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The Colonel was a fighting man, and a colourful one

My grandfather1, John Brixton, was called The Colonel. No one really knows why, but it is likely because he resembled the picture of the sailor on “Players Tobacco” tins.

Actually, the Colonel’s birth name was Mark Joseph Ellis. He was born in Islington, Middlesex, England in 1870, one of eight or nine children, born to E. W. Ellis (a professor of music) and his wife, Mary Anna Meson Jackson.

The information about the Colonel’s early years is sketchy. He apparently sailed the “old sailing” ships and came out from England on a merchant ship, then deserted from San Francisco. He was then only perhaps 15 years old. He hunted “wild animals” in the Dakotas, but there was little work so he joined the U. S. Army in the 1890s.

More speculation is that he went AWOL from that army and came to Canada, to Calgary. At some point, Mark Joseph Ellis became “John Brixton” and he moved to Vernon.

On February 10, 1899 the Colonel enlisted in Vernon with the Lord Strathcona Regiment to go to the Boer War in South Africa. He was then 29 years old.

After serving for one year and 35 days he came back to the Okanagan and pre-empted land [at Nahun] on the west side of Okanagan Lake. A person could pre-empt 160 acres if he built a cabin on that land.

During the next few years, the Colonel moved around, working on survey crews and building government wharves. The workmen lived in a bunkhouse right on the pile driver. The last wharf which the Colonel helped to build was at Ewing’s Landing.

On September 24, 1909, in the manse at Kelowna, the Colonel [now 39 years old] married Bertha Louise Redsull. A son, Robert (Bob) Edward, was born the following year.

The Colonel joined the Strathcona Horse in April 1915 to serve in the First World War. When he didn’t go overseas he transferred to the Canadian Mounted Rifles and he spent 24 months in Flanders….

"The Colonel" John Brixton, Jack O'Mahoney and John Mcnair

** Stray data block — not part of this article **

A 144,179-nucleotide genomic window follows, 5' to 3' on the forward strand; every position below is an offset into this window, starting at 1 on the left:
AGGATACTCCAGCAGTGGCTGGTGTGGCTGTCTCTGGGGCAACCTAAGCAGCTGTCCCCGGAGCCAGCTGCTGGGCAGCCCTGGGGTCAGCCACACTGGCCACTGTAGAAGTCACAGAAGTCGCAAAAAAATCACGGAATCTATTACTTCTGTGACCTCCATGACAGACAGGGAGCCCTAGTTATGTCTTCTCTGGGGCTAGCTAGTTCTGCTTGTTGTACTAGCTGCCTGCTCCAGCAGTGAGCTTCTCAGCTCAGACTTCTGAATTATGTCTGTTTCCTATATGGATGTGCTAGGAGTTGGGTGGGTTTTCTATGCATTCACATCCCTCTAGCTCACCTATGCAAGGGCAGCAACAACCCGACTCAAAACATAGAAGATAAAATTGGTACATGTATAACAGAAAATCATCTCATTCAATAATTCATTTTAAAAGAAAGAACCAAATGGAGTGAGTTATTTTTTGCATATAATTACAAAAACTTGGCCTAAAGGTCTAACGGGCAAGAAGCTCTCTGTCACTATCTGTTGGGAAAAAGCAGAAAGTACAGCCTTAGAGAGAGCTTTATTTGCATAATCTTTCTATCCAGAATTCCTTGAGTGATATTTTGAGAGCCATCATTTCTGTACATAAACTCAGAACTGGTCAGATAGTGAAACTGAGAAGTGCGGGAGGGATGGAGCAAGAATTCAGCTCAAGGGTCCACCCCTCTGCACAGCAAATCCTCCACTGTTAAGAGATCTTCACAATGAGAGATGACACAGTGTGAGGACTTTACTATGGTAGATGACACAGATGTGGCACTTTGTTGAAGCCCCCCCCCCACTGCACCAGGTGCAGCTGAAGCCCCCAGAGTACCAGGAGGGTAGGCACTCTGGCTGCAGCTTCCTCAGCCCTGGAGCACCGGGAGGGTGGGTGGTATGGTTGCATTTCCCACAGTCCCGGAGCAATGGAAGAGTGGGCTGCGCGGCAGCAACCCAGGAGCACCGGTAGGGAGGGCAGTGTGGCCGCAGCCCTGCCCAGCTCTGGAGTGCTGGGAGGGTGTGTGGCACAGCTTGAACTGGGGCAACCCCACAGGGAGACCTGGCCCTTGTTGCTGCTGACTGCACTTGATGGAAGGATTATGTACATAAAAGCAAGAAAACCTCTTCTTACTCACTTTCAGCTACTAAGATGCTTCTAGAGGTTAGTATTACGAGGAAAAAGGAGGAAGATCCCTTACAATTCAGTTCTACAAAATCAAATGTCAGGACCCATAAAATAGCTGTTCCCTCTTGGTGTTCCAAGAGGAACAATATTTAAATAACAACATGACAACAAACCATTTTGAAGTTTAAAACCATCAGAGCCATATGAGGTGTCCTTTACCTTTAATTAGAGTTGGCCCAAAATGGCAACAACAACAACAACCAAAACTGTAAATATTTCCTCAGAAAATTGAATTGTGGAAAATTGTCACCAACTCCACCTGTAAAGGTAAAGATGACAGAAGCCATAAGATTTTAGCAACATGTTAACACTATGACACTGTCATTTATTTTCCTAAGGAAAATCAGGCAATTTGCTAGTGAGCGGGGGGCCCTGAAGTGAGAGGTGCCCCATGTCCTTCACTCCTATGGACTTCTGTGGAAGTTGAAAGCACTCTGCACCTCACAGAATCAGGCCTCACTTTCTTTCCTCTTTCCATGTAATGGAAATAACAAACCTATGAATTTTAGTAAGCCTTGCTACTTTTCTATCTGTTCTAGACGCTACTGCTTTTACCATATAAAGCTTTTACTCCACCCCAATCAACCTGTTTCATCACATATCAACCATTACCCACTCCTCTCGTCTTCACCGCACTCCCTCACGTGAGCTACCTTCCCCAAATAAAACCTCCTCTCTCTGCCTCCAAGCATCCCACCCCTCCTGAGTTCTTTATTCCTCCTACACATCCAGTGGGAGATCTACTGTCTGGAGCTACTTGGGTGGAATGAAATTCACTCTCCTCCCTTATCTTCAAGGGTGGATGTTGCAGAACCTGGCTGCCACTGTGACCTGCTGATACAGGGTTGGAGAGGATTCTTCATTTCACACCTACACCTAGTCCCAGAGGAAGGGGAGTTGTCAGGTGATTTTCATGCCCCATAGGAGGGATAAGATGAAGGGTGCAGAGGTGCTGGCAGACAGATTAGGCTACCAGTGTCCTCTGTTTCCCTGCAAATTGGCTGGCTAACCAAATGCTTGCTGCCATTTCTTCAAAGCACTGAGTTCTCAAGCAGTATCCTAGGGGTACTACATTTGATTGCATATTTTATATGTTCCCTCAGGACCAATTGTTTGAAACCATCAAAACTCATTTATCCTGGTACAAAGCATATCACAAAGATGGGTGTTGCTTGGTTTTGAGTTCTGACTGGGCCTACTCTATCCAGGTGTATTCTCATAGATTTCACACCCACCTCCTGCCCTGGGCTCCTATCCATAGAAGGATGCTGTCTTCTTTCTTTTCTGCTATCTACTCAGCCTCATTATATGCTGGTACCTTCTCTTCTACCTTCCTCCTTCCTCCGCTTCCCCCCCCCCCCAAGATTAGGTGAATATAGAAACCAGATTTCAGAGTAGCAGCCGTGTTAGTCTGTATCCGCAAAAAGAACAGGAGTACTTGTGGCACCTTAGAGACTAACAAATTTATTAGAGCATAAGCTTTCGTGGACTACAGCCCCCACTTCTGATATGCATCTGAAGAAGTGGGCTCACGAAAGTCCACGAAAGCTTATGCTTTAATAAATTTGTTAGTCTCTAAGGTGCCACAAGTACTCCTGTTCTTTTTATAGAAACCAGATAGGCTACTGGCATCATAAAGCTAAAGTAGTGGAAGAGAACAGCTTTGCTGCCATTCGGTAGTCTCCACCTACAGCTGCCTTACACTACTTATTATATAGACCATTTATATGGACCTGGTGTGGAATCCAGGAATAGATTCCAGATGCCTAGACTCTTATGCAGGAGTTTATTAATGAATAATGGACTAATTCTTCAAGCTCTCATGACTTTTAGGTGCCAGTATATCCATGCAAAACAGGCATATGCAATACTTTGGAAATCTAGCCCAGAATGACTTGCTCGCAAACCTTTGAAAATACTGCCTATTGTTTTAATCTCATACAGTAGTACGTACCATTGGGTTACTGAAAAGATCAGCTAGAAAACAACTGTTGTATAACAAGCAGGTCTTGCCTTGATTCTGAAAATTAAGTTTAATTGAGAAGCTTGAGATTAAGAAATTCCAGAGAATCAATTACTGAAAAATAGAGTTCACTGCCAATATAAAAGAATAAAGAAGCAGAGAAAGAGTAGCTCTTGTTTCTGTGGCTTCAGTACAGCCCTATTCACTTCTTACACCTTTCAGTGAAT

“The Colonel” John Brixton, Jack O’Mahoney and John Mcnair

When the Colonel returned to the Okanagan from the First World War, he was able to resume working on a 16-foot steel boat which Mr. [Northcote] Caesar had given him. They worked all winter, putting new wood all around the top. It was run by a single cylinder inboard motor.

The peaches, pears and apples … planted by Bertha’s brother, as well as the fish the Colonel caught and sold to the butchers in Vernon, provided a little income. The “Sicamous” and other boats plied Okanagan Lake, not only taking the fruit and fish, but also bringing the weekly mail…. [For many years the Colonel operated the lighthouse on Whiskey Island (Nahun Wenox)].

[The Brixtons lived at Nahun], until 1938, when they built a house at Okanagan Centre for their “retirement”.

That same year, Bob married Marjorie Dale from Mara, B.C., and they moved to Okanagan Centre….

"Colonel" John Brixton
“The Colonel” John Brixton

The Colonel died at Vernon on April 4, 1956 (aged 86 years). Bertha Redsull Brixton died at Kelowna on May 11, 1991 (aged 91 years).”2

1 Eleanor Geen, of Okanagan Centre, the author of this article, is the granddaughter of the “Colonel”, John Brixton and his wife Bertha, and daughter of Marjorie and Bob Brixton. Eleanor is a Director, and Vice-President, of the Lake Country Heritage and Cultural Society.

2 Geen, Eleanor. “The Colonel was a fighting man.” The Daily Courier.


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